Five groundbreaking contemporary Native artists from the U.S. and Canada highlight the prestigious 2023 Eiteljorg Contemporary Art Fellowship. Their cutting-edge works of art are showcased in the exhibition UNSETTLE/Converge, at the Eiteljorg Museum of American Indians and Western Art in Indianapolis, Indiana on view now through Feb. 25, 2024.
Since 1999, the Eiteljorg Museum has celebrated and promoted contemporary Native art, led by the internationally renowned Eiteljorg Contemporary Art Fellowship. Especially of late, Native art is having a moment. Building on the title and themes of the two previous Fellowship rounds, Blurring the Line in 2019 and Shifting Boundaries in 2021, the 2023 Fellowship is titled UNSETTLE/Converge; highlighting the 2023 fellows who are leading the way in dismantling settler-colonial definitions of contemporary Native art to present Native voices and visions foremost.
- The well-established career of invited artist Ruth Cuthand (Plains Cree) of Saskatoon, Saskatchewan, includes works in printmaking, painting, drawing, photography and beadwork. Confronting the settler-colonial roots of Canada, her art pays homage to the resiliency of Indigenous communities.
- Natalie Ball (Klamath Tribes [Klamath / Modoc]) of Chiloquin, Oregon, is an elected official: a member of the Klamath Tribal Council. Her artistic practice draws upon her Native and African American heritage to create mixed-media assemblages that include quilt patterns, unconventional objects and natural materials to investigate definitions of Native identity.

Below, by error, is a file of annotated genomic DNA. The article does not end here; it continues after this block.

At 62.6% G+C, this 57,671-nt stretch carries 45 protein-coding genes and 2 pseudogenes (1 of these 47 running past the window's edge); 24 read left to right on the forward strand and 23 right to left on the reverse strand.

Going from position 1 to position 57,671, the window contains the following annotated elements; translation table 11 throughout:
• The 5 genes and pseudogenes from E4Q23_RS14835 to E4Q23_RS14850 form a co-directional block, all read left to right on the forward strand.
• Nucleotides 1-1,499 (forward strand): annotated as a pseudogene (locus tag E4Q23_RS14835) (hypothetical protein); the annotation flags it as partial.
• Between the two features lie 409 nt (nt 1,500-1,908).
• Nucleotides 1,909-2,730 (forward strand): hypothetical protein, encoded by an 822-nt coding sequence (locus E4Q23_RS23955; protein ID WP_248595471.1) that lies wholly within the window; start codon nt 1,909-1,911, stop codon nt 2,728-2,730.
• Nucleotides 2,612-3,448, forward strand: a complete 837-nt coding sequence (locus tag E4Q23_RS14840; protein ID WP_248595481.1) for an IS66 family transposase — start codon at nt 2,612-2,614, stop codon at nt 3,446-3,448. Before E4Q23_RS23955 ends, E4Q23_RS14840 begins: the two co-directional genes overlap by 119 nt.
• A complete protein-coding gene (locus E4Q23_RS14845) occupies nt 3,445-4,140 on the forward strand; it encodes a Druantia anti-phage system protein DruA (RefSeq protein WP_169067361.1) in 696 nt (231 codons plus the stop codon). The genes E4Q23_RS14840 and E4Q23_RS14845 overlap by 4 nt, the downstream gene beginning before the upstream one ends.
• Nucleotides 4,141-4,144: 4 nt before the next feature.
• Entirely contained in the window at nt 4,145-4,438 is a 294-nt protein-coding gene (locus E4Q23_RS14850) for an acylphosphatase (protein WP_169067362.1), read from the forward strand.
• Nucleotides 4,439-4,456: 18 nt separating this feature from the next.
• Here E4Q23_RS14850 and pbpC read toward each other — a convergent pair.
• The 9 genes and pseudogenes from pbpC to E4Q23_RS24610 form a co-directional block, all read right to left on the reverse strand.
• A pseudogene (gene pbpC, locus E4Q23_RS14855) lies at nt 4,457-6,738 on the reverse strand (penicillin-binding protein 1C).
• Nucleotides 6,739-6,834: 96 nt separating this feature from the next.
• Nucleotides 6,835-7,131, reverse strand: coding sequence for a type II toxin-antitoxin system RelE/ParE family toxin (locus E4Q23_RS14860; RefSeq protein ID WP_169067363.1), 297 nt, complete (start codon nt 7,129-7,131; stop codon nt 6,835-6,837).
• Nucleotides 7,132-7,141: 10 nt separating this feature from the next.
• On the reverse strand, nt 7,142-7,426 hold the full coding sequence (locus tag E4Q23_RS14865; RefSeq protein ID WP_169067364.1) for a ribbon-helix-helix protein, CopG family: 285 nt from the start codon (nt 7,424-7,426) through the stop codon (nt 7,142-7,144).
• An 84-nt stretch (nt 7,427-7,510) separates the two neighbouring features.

- Sean Chandler (Aaniiih [Gros Ventre]) of Harlem, Montana, creates on unstretched canvas personal narrative mixed-media works on the subjects of U.S. settler colonialism and his experiences of growing up in eastern Montana. His career as an artist coincides with his academic roles as an educator and community college administrator.
- Mercedes Dorame (Gabrielino Tongva) of Altadena, California, uses installation and photography to examine and revitalize her family’s connection to their ancestral land, Los Angeles. Utilizing natural materials, including fibers, shells or flora, her work in that region explores the roles of Gabrielino culture and ceremony, past and present.
- Raven Halfmoon (Caddo Nation / Choctaw / Delaware) of Norman, Oklahoma, continues her tribe’s rich history with ceramics by creating large-scale stoneware sculptures that focus on Caddo culture and history, as well as her experience as a 21st century Native woman.
As a leading institution internationally presenting and supporting contemporary Native art, the Eiteljorg Museum has awarded a combined quarter of a million dollars to this year’s five Fellows. It also has purchased more than $100,000 of their artworks to add to its permanent collections.
Learn more about this year’s Fellowship and previous rounds at: ContemporaryArtFellowship.Eiteljorg.org.